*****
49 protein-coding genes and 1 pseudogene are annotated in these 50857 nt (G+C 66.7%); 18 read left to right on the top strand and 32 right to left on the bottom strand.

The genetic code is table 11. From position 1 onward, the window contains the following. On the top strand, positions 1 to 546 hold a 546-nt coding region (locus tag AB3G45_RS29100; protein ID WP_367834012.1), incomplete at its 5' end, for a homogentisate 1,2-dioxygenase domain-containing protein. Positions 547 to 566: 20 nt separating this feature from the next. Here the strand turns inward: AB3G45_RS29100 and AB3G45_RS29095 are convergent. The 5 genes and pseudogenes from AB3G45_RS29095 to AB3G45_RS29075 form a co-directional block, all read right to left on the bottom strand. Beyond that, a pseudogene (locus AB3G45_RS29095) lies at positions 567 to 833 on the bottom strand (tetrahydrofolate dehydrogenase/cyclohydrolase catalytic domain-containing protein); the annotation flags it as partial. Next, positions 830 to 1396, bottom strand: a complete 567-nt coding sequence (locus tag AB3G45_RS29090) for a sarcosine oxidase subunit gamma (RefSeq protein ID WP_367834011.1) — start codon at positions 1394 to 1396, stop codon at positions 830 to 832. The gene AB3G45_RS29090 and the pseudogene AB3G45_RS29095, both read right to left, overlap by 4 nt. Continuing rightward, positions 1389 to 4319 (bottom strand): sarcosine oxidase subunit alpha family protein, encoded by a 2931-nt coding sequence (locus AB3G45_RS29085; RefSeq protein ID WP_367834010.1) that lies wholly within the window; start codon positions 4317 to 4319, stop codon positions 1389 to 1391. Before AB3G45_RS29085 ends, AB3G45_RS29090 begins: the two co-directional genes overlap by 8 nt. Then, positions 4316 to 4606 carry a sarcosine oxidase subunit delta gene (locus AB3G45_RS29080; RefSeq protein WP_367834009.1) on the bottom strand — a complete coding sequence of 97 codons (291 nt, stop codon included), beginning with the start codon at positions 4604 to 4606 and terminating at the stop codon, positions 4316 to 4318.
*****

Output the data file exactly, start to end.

49 protein-coding genes and 1 pseudogene are annotated in these 50857 nt (G+C 66.7%); 18 read left to right on the top strand and 32 right to left on the bottom strand.

The genetic code is table 11. From position 1 onward, the window contains the following. On the top strand, positions 1 to 546 hold a 546-nt coding region (locus tag AB3G45_RS29100; protein ID WP_367834012.1), incomplete at its 5' end, for a homogentisate 1,2-dioxygenase domain-containing protein. Positions 547 to 566: 20 nt separating this feature from the next. Here the strand turns inward: AB3G45_RS29100 and AB3G45_RS29095 are convergent. The 5 genes and pseudogenes from AB3G45_RS29095 to AB3G45_RS29075 form a co-directional block, all read right to left on the bottom strand. Beyond that, a pseudogene (locus AB3G45_RS29095) lies at positions 567 to 833 on the bottom strand (tetrahydrofolate dehydrogenase/cyclohydrolase catalytic domain-containing protein); the annotation flags it as partial. Next, positions 830 to 1396, bottom strand: a complete 567-nt coding sequence (locus tag AB3G45_RS29090) for a sarcosine oxidase subunit gamma (RefSeq protein ID WP_367834011.1) — start codon at positions 1394 to 1396, stop codon at positions 830 to 832. The gene AB3G45_RS29090 and the pseudogene AB3G45_RS29095, both read right to left, overlap by 4 nt. Continuing rightward, positions 1389 to 4319 (bottom strand): sarcosine oxidase subunit alpha family protein, encoded by a 2931-nt coding sequence (locus AB3G45_RS29085; RefSeq protein ID WP_367834010.1) that lies wholly within the window; start codon positions 4317 to 4319, stop codon positions 1389 to 1391. Before AB3G45_RS29085 ends, AB3G45_RS29090 begins: the two co-directional genes overlap by 8 nt. Then, positions 4316 to 4606 carry a sarcosine oxidase subunit delta gene (locus AB3G45_RS29080; RefSeq protein WP_367834009.1) on the bottom strand — a complete coding sequence of 97 codons (291 nt, stop codon included), beginning with the start codon at positions 4604 to 4606 and terminating at the stop codon, positions 4316 to 4318.